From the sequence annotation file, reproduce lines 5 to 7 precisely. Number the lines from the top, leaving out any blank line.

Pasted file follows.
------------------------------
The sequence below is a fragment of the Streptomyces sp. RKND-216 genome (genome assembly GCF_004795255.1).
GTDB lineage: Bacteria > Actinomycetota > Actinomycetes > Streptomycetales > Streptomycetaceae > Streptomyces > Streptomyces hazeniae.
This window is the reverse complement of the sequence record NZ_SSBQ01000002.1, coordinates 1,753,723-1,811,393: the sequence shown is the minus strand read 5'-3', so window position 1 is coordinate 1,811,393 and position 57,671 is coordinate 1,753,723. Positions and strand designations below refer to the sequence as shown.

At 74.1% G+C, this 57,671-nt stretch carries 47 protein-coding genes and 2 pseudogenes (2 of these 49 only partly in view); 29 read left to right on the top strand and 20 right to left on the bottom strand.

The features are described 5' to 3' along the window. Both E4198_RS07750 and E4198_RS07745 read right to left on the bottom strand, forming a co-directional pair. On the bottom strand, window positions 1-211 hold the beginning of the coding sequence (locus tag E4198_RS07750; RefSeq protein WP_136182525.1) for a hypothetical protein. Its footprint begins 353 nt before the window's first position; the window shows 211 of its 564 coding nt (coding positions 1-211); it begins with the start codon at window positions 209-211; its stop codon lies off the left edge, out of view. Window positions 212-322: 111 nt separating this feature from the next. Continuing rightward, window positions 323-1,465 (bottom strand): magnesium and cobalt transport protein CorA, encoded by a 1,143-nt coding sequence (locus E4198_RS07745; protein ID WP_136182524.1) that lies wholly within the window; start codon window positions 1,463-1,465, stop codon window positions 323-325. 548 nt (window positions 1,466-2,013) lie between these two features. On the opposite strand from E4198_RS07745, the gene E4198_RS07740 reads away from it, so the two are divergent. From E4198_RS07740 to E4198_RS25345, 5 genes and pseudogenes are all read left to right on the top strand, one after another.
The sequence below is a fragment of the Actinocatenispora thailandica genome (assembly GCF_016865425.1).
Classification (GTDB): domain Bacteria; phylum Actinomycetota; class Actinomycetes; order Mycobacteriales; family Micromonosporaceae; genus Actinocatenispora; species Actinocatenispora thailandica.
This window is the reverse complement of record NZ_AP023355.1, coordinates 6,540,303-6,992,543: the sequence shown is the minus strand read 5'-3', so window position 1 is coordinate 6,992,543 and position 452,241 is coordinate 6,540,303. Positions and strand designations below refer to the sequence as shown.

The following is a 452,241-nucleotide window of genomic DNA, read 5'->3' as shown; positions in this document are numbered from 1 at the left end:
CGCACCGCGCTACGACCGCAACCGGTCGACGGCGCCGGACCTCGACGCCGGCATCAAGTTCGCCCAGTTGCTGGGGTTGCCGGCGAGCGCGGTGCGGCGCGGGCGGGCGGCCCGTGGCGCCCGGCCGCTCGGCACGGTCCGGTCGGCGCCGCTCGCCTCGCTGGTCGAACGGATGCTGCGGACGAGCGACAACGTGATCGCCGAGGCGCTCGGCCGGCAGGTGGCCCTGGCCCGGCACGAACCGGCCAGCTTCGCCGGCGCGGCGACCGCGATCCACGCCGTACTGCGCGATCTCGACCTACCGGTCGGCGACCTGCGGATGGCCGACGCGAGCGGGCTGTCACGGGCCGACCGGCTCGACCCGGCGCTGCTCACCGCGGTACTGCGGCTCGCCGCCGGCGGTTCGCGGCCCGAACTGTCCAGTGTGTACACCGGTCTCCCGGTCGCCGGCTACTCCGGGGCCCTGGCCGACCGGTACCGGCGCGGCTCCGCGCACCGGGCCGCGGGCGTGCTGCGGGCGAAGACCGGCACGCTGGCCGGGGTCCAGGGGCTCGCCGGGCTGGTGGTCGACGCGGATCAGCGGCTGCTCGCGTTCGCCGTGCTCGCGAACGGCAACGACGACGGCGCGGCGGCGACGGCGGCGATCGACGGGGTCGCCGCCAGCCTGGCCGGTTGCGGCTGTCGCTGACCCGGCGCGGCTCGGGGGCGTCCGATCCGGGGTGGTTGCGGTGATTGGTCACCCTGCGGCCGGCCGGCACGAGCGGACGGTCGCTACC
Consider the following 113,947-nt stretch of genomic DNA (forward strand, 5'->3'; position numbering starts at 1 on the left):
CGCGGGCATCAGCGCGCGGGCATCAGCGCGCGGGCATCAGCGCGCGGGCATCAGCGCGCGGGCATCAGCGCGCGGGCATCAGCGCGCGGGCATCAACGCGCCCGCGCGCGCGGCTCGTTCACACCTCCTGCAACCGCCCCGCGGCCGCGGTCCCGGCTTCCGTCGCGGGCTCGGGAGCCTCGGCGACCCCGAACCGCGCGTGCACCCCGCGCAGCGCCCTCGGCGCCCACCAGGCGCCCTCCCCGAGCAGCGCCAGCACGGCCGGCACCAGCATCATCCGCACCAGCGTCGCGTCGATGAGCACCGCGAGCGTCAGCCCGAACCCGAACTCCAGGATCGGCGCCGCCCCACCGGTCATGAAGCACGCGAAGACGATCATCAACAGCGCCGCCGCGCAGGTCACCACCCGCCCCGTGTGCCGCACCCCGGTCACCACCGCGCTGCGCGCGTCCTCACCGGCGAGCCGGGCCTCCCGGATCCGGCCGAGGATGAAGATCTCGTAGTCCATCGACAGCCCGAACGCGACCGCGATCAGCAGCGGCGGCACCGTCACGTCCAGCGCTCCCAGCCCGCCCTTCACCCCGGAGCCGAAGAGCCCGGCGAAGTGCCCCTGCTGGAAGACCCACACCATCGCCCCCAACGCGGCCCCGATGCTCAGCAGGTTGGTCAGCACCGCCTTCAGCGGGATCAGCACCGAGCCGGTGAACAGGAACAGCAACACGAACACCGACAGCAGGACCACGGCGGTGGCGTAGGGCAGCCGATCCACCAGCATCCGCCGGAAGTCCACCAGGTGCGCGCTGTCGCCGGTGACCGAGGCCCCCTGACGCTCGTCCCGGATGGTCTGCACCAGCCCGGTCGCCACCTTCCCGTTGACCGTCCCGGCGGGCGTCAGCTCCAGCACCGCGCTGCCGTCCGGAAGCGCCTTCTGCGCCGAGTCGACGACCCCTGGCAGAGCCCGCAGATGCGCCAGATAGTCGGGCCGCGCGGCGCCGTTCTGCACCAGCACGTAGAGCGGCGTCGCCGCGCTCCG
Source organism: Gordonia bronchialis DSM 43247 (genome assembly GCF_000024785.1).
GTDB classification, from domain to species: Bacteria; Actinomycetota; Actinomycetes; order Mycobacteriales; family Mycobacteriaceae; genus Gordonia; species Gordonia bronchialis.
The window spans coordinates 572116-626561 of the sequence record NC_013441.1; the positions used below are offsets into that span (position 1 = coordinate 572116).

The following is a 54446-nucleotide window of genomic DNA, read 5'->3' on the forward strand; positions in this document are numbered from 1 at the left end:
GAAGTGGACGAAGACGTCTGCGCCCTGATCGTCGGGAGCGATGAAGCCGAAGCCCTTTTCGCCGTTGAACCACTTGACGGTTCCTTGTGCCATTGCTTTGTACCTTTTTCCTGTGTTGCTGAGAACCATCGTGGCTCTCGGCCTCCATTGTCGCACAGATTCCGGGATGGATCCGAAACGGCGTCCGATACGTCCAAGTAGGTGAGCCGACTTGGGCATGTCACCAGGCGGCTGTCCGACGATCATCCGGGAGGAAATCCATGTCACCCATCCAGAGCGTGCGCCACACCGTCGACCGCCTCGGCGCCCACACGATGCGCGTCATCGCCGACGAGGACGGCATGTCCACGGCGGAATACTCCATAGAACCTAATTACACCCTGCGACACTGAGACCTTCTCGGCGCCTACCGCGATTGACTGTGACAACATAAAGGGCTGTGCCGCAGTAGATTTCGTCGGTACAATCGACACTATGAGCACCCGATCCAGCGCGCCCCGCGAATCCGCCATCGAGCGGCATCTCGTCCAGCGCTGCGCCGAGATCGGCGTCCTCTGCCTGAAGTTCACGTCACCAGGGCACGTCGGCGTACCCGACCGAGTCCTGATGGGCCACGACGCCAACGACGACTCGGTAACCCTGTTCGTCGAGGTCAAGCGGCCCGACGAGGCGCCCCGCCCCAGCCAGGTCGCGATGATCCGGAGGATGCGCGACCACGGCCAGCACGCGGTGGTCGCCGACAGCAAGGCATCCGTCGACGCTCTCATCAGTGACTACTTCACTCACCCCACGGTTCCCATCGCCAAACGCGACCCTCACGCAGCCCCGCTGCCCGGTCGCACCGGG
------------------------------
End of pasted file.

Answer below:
The features are described 5' to 3' along the window. Both E4198_RS07750 and E4198_RS07745 read right to left on the bottom strand, forming a co-directional pair. On the bottom strand, window positions 1-211 hold the beginning of the coding sequence (locus tag E4198_RS07750; RefSeq protein WP_136182525.1) for a hypothetical protein. Its footprint begins 353 nt before the window's first position; the window shows 211 of its 564 coding nt (coding positions 1-211); it begins with the start codon at window positions 209-211; its stop codon lies off the left edge, out of view. Window positions 212-322: 111 nt separating this feature from the next. Continuing rightward, window positions 323-1,465 (bottom strand): magnesium and cobalt transport protein CorA, encoded by a 1,143-nt coding sequence (locus E4198_RS07745; protein ID WP_136182524.1) that lies wholly within the window; start codon window positions 1,463-1,465, stop codon window positions 323-325. 548 nt (window positions 1,466-2,013) lie between these two features. On the opposite strand from E4198_RS07745, the gene E4198_RS07740 reads away from it, so the two are divergent. From E4198_RS07740 to E4198_RS25345, 5 genes and pseudogenes are all read left to right on the top strand, one after another.
The sequence below is a fragment of the Actinocatenispora thailandica genome (assembly GCF_016865425.1).
Classification (GTDB): domain Bacteria; phylum Actinomycetota; class Actinomycetes; order Mycobacteriales; family Micromonosporaceae; genus Actinocatenispora; species Actinocatenispora thailandica.